- The abbreviation "cf." is used when the identification is not confirmed.
- For example Corvus cf. splendens indicates "a bird similar to the house crow (Corvus splendens) but not certainly identified as this species."
- In scholarly texts, the main entry for the binomial is followed by the abbreviated (in botany) or full (in zoology) surname of the scientist who first published the classification. If the species was assigned in the description to a different genus from that to which it is assigned today, the abbreviation or name of the describer and the description date is set in parentheses.
- For example: Amaranthus retroflexus L. or Passer domesticus (Linnaeus, 1758)—the latter was originally described as member of the genus Fringilla, hence the parentheses.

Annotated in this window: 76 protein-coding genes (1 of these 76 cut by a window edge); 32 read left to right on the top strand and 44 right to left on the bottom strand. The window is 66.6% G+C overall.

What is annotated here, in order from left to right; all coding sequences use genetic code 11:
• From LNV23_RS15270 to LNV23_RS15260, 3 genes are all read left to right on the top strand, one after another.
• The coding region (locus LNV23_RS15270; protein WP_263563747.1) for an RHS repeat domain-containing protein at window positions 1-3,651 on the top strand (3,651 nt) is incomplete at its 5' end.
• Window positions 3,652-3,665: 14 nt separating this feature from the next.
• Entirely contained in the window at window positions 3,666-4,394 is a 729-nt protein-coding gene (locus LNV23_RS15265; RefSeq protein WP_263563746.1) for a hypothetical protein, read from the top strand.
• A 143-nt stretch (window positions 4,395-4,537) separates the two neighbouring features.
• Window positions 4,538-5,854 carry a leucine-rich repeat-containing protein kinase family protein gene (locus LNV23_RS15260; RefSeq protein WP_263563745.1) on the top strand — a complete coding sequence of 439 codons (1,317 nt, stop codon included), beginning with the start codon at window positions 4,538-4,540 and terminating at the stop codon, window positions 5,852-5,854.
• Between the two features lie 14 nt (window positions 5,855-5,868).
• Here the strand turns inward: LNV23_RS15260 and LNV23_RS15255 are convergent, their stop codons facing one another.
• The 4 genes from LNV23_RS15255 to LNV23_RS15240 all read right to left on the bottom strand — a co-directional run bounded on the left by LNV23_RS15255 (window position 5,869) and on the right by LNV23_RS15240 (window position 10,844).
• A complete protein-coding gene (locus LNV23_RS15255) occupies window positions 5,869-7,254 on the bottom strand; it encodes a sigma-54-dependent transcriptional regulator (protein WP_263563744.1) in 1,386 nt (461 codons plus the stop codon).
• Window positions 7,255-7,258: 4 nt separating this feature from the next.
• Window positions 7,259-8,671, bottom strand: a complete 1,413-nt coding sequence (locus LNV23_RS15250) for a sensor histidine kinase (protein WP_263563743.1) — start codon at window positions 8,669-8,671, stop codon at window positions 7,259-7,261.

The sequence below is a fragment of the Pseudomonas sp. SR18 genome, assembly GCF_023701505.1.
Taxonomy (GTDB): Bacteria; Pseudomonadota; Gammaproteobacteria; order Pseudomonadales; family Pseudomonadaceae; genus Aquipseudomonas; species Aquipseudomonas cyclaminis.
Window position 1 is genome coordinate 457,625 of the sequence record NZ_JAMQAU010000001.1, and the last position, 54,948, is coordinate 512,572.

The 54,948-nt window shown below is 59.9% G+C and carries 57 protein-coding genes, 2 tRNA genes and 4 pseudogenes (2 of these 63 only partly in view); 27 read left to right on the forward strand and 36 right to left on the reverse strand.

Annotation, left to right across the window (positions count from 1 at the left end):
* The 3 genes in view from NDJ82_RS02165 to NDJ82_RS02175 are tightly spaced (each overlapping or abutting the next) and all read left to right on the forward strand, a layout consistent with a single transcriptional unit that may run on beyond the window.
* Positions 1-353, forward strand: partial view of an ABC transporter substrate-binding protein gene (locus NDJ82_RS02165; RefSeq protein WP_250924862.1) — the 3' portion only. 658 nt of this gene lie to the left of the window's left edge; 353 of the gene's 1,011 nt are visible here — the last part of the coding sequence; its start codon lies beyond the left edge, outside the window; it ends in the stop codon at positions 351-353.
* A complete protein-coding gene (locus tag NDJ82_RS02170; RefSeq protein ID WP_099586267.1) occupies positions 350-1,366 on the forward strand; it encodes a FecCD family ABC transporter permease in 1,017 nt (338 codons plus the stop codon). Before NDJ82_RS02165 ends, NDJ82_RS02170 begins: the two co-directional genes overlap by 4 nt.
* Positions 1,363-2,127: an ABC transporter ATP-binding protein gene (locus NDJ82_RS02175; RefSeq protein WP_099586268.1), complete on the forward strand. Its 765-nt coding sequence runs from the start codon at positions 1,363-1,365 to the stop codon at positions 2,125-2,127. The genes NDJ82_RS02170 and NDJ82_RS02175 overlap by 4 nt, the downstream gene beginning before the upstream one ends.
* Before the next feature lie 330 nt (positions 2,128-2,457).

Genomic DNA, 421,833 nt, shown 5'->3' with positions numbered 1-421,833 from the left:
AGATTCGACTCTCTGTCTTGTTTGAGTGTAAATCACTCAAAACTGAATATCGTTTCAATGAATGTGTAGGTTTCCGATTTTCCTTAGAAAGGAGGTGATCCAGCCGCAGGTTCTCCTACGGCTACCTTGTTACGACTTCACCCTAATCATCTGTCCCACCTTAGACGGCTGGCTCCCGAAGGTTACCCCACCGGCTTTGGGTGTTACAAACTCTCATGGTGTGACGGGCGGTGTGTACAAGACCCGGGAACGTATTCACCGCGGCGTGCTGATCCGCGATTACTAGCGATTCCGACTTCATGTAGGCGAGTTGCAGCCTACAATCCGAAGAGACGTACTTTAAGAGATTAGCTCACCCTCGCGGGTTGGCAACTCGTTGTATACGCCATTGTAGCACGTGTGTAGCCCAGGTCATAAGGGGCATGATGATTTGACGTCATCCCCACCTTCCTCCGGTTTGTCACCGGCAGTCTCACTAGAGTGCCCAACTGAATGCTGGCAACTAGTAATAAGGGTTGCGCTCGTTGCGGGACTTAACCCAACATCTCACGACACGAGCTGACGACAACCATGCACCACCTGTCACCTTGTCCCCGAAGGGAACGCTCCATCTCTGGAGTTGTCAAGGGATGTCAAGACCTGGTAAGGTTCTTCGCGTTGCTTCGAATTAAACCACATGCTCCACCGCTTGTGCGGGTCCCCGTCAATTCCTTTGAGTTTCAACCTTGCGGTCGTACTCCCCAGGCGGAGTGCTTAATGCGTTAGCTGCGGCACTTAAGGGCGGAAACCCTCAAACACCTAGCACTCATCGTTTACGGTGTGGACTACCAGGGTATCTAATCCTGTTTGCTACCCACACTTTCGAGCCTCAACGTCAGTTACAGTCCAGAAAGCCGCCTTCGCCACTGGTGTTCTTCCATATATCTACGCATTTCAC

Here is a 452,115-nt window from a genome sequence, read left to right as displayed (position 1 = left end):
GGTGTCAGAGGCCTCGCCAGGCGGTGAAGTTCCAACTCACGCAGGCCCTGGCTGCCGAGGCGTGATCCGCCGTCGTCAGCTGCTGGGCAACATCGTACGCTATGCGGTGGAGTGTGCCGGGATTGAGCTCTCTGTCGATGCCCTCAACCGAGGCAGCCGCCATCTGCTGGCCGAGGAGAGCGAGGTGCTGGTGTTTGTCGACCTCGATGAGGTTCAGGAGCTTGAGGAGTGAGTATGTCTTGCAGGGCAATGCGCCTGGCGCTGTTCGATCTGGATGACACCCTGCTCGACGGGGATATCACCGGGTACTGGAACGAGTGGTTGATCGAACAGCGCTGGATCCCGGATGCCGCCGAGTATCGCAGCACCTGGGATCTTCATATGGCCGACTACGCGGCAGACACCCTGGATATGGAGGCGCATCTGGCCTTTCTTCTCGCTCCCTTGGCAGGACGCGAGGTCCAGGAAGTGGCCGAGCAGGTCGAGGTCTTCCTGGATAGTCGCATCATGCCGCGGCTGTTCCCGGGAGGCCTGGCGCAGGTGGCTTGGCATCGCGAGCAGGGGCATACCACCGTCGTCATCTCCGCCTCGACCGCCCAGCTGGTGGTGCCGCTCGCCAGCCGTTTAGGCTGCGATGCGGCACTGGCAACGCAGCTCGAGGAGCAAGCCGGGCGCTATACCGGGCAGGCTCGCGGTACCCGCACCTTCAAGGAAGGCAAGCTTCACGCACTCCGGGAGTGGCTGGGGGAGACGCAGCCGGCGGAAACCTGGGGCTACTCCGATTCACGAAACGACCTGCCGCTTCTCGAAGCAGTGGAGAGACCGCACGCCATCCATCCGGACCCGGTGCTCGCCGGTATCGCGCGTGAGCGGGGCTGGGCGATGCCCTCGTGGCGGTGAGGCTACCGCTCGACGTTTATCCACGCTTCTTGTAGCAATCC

- When used with a common name, the scientific name often follows in parentheses.
- For example, "The house sparrow (Passer domesticus) is decreasing in Europe."
- Mycology (study of fungi) uses the same system as in botany.
Derivation of names
The genus name and specific descriptor may come from any source. Often they are ordinary New Latin words, but they may also come from Ancient Greek, from a place, from a person (preferably a naturalist), a name from the local language, and so forth. In fact, taxonomists come up with specific descriptors from a variety of sources, including inside-jokes and puns.
However, names are always treated grammatically as if they were a Latin phrase. There is a list of Latin and Greek words commonly used in systematic names.
Family names are often derived from a common genus within the family.
The genus name must be unique inside each kingdom. It is normally a noun in its Latin grammar.
The specific descriptor is also a Latin word but it can be grammatically any of various forms, including these:
- another noun nominative form in apposition with the genus; the words do not necessarily agree in gender. For example, the lion Panthera leo.